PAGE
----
What can you do if you’re badly injured in a car accident caused by a pothole?

By: Darrell Castle

If you’ve been injured in an accident caused by a pothole, you may be entitled to compensation. Call me today at (901) 327-1212 to schedule a free consultation with one of our experienced personal injury attorneys.

Video Transcript

Can you sue the government for potholes?

Hey, I’m Darrell Castle. I’m an attorney licensed to practice law in the state of Tennessee and the answer to that question is “yes,” but it’s very very difficult to recover.

See, governments are covered by the doctrine of sovereign immunity. That means they can’t be sued unless they give you permission to sue them. And most governments have that through the Government Torts Liability Act.

Tennessee has a version of that act, for example. It gives you permission to sue the government under certain circumstances, so if you’re in an accident that you think was caused by a pothole and you’re injured in that accident, you have to be able to prove certain things in order to prevail.

You have to be able to prove that the government – whether it’s the city or some other government entity that might be covered by T-DOT (Tennessee Department of Transportation). You’ve got to be able to prove that the government, from the defendant, knew about the pothole and was able to fix it, with proof.

So how would you go about proving something like that? Well, you would do it through the introduction of records. You would get records of frequent repairs at that location – how many times has it been repaired in the last year? Have there been any other accidents at that location? Has anyone else hit that same pothole and had a serious accident? Have there been any calls from neighbors saying “there’s a terrible pothole outside my house.”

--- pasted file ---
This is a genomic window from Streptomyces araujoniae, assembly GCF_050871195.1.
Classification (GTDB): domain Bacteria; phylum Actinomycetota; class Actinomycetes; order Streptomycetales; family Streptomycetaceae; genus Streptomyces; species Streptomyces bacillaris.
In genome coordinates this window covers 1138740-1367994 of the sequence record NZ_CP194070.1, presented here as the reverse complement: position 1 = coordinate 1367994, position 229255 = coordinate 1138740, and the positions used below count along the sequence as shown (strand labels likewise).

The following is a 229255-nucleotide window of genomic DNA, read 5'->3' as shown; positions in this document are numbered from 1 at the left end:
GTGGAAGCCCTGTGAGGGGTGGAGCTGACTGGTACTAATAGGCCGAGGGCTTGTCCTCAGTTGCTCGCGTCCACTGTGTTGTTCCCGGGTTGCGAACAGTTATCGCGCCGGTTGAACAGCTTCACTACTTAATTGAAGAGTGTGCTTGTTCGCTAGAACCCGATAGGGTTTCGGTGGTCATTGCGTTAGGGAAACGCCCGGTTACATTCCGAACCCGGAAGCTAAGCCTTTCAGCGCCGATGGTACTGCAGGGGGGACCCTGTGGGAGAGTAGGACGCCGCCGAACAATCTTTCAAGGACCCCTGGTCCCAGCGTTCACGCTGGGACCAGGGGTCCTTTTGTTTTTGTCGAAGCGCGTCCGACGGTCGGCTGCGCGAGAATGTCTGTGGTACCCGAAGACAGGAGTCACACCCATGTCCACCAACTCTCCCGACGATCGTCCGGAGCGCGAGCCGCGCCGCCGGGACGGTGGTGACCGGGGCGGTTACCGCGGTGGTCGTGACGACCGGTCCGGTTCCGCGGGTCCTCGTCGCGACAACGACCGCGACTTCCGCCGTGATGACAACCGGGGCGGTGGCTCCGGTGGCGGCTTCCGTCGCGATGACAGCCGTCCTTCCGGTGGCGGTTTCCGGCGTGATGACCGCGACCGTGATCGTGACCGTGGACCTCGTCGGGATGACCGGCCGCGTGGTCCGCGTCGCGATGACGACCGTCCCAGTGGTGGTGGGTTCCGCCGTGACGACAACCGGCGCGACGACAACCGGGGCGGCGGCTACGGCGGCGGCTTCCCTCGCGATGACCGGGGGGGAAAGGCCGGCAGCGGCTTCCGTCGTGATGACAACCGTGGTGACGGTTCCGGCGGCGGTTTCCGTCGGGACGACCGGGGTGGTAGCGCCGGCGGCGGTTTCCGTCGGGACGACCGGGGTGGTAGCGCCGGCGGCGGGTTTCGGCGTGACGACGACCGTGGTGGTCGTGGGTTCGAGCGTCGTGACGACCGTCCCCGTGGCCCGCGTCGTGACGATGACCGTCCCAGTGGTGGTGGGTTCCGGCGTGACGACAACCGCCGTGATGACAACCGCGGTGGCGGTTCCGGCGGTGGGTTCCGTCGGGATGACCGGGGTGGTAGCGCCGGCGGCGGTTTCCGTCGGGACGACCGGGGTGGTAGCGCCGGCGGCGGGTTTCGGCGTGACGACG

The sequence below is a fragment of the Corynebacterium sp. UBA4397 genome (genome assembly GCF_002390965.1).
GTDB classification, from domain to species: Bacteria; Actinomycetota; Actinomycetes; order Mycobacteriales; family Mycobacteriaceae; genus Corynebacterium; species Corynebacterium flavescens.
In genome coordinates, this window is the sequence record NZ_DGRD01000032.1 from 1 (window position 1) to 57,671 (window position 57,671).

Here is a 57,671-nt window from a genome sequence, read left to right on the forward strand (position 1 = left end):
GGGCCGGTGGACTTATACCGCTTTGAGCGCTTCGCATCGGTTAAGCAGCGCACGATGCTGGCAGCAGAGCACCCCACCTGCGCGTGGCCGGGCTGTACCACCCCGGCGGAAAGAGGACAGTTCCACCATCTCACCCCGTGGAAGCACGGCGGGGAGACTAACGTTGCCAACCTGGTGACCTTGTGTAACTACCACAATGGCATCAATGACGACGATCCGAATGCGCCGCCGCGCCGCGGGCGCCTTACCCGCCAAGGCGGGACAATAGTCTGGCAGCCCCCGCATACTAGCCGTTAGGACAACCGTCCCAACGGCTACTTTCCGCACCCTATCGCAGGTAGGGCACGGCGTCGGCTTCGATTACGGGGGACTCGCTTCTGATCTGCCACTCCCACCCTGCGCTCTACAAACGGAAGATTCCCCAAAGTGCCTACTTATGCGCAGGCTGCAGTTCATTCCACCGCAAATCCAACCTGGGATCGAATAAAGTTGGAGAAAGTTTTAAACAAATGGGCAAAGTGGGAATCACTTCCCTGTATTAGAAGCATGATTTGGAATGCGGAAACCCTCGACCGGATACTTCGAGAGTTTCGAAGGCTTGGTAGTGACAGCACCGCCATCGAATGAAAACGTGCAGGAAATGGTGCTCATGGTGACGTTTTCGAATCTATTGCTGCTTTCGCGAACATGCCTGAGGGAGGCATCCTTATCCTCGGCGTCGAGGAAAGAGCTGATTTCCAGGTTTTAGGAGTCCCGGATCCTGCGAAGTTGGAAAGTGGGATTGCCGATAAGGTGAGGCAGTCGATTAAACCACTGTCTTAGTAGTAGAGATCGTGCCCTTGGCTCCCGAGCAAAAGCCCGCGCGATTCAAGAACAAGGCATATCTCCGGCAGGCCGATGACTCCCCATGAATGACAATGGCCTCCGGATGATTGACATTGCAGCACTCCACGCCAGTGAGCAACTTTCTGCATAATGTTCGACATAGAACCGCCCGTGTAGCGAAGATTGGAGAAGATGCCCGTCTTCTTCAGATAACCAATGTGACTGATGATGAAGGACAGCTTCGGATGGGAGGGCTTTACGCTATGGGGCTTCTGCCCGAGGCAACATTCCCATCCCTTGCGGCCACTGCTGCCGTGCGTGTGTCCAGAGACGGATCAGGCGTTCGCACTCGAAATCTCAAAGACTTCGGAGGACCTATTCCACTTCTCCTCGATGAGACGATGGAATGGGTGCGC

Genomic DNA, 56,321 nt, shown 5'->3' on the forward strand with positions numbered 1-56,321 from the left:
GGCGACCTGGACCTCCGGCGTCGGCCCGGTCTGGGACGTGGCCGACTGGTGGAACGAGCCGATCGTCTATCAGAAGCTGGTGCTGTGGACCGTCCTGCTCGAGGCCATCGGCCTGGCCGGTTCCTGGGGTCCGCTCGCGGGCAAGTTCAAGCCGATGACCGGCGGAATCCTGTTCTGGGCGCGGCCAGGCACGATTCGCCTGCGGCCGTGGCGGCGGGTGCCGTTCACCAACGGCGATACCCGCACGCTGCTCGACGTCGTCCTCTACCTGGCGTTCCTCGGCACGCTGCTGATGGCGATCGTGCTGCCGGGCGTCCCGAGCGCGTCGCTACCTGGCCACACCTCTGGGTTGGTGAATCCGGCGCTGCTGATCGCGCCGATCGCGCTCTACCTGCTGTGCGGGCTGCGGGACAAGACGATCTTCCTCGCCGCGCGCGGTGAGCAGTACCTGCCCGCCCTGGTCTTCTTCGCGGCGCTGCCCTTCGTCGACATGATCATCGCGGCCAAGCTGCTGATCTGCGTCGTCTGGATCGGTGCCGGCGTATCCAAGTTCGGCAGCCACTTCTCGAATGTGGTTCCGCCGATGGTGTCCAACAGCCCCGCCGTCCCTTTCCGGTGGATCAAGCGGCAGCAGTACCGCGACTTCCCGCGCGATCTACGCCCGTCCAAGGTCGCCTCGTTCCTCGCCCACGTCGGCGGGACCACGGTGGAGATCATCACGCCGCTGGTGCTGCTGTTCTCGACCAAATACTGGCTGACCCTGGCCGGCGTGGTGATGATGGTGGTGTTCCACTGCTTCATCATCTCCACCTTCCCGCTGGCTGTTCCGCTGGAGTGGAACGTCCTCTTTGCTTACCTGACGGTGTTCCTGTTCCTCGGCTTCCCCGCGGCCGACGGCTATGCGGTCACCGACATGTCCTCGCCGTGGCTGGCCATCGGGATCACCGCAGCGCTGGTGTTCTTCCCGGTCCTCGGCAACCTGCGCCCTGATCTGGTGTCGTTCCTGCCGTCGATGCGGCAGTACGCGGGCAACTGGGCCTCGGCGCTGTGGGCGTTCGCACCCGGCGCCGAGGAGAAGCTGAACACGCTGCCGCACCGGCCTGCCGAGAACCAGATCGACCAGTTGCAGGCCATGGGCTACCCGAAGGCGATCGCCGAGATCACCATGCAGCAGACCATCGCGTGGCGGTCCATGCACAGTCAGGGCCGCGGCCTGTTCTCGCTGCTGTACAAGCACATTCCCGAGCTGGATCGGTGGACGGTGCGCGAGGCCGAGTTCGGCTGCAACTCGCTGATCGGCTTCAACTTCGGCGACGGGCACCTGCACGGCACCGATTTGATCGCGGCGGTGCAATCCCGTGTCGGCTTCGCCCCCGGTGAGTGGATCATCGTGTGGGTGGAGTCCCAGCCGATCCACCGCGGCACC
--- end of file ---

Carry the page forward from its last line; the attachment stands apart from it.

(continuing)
Finally, does it meet national safety standards and guidelines?

All of those things go into proving your case, but you have to ask yourself – is it worth it? Is it worth the cost of doing that? And the answer to that is it won’t be unless you have a very serious accident. It has to be a very serious matter before you go through the time, trouble and expense of gathering the evidence to make that kind of proof, and then possibly not being able to gather the evidence. In other words, your case is not provable. Those are all possibilities.

If you have a very serious accident resulting in death or paralysis, or severed limbs – or something along the seriousness of that, then it would certainly be worth that effort.